Water Bill


Sunday, February 20, 2000

By Bob Dreitzler
Dispatch Staff Reporter

A lawsuit filed by a woman whose water was shut off for five days because she hadn’t paid the bill of a previous tenant promted the Lawrence County city of Ironton to change its water-department policies.

The city agreed to pay Janet Ritchie $1,000 plus attorney fees of $4,150, and change its water shut-off policies.

In exchange, Ritchie has agreed to drop the $1.1 million class-action lawsuit she filed in U.S. District Court in Cincinnati.

Ironton becomes the second Lawrence County city in two years to change its water-billing policies as the result of a tenant taking legal action over water service.

In 1998, water officials in Coal Grove changed a policy so that tenants would not be held responsible for property owners’ unpaid water bills.  The change came after a federal judge upheld a woman’s lawsuit challenging the old policy.

Ritchie filed suit in August after Ironton officials told her that her water would be shut off for the second time in less than a month if she did not pay an overdue bill of $364 accumulated by the landlord or previous tenants.

According to her lawsuit, Ritchie received assurance from her landlord when she leased her apartment that the landlord would pay the bill.

After she moved in, however, the city shut her water off without notice, and it took her five days to get service re-established.

A few weeks later, she found a notice posted on her door saying that her water would be turned off again unless she paid the old bill or established a new account.

A clerk at the water department then told her she could not open a new account in her own name.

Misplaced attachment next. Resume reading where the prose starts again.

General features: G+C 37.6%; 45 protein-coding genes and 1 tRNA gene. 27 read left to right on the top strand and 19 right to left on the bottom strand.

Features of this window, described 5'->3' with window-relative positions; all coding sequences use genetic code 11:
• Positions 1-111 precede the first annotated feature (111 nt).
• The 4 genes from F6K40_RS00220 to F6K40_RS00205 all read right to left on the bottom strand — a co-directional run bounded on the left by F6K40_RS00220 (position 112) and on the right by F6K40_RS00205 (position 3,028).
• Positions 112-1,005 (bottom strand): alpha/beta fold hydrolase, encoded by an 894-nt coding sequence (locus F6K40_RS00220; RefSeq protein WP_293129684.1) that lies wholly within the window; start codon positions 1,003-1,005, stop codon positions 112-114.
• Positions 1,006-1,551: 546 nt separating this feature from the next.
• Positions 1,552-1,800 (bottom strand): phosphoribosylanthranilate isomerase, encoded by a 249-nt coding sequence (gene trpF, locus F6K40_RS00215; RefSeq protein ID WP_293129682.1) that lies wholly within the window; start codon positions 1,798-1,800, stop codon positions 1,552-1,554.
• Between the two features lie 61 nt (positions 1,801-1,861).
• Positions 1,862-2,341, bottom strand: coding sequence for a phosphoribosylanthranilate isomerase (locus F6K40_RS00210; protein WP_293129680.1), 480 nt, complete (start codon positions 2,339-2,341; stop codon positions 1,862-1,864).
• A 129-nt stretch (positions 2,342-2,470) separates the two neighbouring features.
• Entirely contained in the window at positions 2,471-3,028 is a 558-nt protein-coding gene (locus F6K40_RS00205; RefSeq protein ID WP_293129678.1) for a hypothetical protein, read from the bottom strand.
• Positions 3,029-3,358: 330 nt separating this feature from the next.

Ritchie contacted Southeastern Ohio Legal Services, which referred her to Steve C. Shane, a Cincinnati-area lawyer who has handled similar problems in other southern Ohio communities.

Shane has said the billing practice is unconstitutional and that he suspects it is widespread among smaller water departments that think they can’t afford to get stuck with unpaid bills.

In addition to Ironton and Coal Grove, Shane secured a similar settlement in 1997 against the city of Portsmouth in Scioto County.

Ironton City Attorney W. Mack Anderson said the city’s new policy allows tenants to have water accounts in their own name instead of the landlord’s name.

Ritchie said she was paying for her water along with her rent, Anderson said, but the landlord was not paying the bill.

Notices that the account was in arrears were going to the landlord instead of Ritchie.

The consent decree negotiated to resolve Ritchie’s case prohibits the city from denying water services to anyone because of a water bill owed by someone else.

It requires that anyone whose water is to be shut off for nonpayment receive at least 14 days’ notice and establishes an appeal procedure in which a customer can ask for a hearing.

It also prohibits shutting off the water on the day before a holiday or a weekend, “or any other day on which all services necessary to restore service are not available.”

The new policy allows low-income customers to make installment payments on the deposit required to start water service.

A visual inspection must be made of any property where a shut-off has been requested to prevent employees from mistakenly shutting off the water at the wrong house.

The agreement calls for Shane or someone he designates to conduct a training session to familiarize all water-department employees with the changes.

Anderson said the settlement solves a problem without creating new problems or costs for the city.

Ironton did not admit doing anything wrong but agreed to the settlement because the payment is less than it would have cost the city to fight the suit in court, Anderson said.

Ritchie could not be reached for comment.

A neighbor said she has moved from the apartment where she was living when her water service was shut off.

Ask Steve.